1. ## Re: Do you know the correct answer?

Nick - try coming up with a scenario where opting for the switch doesn't reverse the original choice.

There'll always be a goat behind one of the two remaining doors, which Monty will reveal to you. If you chose a car, the other door also has a goat, so if you switch doors, you'll swap a car for a goat. If you chose a goat (doesn't matter which one) and Monty reveals the other, then switching doors will swap you goat for the car.

Therefore if the initial pick has a 1:3 probability of being the car, then switching is the reverse of that, 2:3. It's not adding the probabilities, is the probability of picking a goat and then switching (which will always result in a car).

2. ## Re: Do you know the correct answer?

Originally Posted by Decourcy
This is why we are doomed as a species.
Nah, some are trained to think clearly, as their career depended on it.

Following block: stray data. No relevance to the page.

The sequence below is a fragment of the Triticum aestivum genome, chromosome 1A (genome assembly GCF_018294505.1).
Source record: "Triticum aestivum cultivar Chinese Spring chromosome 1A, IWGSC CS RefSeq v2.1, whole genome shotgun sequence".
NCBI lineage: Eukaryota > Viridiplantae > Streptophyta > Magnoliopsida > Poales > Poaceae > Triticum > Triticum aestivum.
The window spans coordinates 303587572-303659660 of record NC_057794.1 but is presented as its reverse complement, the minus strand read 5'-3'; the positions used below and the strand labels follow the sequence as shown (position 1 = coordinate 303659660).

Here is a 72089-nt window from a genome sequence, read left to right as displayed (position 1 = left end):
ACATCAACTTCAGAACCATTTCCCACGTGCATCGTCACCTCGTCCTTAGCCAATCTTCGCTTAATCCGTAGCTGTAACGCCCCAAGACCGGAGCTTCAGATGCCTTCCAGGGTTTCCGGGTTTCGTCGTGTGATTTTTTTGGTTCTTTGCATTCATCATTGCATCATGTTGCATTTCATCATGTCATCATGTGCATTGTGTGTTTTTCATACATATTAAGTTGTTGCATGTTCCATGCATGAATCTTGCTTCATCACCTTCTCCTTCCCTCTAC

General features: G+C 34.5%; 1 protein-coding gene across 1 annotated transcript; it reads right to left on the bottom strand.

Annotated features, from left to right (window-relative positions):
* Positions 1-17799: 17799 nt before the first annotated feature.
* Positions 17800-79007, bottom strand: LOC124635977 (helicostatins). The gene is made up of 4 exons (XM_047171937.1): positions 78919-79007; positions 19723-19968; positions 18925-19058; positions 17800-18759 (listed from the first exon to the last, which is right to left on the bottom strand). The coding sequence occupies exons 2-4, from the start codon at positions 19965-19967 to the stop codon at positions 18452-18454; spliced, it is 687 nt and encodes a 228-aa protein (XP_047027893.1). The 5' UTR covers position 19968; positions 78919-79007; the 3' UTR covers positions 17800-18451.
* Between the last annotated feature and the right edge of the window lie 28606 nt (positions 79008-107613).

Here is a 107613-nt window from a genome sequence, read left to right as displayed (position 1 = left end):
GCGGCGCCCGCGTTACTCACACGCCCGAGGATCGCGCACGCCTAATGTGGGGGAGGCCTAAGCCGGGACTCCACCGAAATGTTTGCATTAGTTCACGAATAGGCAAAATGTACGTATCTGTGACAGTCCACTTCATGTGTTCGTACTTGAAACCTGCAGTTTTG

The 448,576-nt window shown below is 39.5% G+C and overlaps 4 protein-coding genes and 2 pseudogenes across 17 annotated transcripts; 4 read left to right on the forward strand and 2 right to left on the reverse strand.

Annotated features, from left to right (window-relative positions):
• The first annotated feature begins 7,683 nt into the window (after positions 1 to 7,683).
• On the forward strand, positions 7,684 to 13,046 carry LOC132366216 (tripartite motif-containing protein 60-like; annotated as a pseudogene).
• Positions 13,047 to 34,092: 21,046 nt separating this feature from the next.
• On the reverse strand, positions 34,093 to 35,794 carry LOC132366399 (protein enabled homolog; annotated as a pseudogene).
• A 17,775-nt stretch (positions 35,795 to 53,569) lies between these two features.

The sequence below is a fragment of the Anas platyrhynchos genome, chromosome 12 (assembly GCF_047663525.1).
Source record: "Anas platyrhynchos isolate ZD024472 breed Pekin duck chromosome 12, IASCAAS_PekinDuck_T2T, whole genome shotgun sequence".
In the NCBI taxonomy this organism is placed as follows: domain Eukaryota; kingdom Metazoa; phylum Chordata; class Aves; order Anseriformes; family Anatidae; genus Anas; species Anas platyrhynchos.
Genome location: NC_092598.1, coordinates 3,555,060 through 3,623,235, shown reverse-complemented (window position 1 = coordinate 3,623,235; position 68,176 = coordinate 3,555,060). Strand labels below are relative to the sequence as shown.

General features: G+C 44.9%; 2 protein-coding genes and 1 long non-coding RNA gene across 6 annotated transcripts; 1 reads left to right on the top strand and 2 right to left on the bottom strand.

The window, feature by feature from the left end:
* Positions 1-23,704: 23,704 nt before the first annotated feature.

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## Re: Do you know the correct answer?

Originally Posted by Peerie Maa
33% goes straight out of the window with the reveal.
It does not. This belief is erroneous. Try playing the game.

4. ## Re: Do you know the correct answer?

Originally Posted by Decourcy
This is why we are doomed as a species.
Nah, some are trained to think clearly, as their career depends on it.

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## Re: Do you know the correct answer?

Originally Posted by Peerie Maa
Nah, some are trained to think clearly, as their career depends on it.
Everyone is capable of error no matter how well trained to think clearly.

I am asking you to actually test your hypothesis by playing the game as I did. I played 100 times. It goes quickly. And I'm sure it will take fewer plays for you to decide whether or not your hypothesis is correct.
.
Last edited by Tom Montgomery; 06-14-2022 at 04:54 PM.

6. ## Re: Do you know the correct answer?

Originally Posted by Peerie Maa
And when he opens the door, the game becomes pick one of two unknown doors. Why is that so difficult to grasp?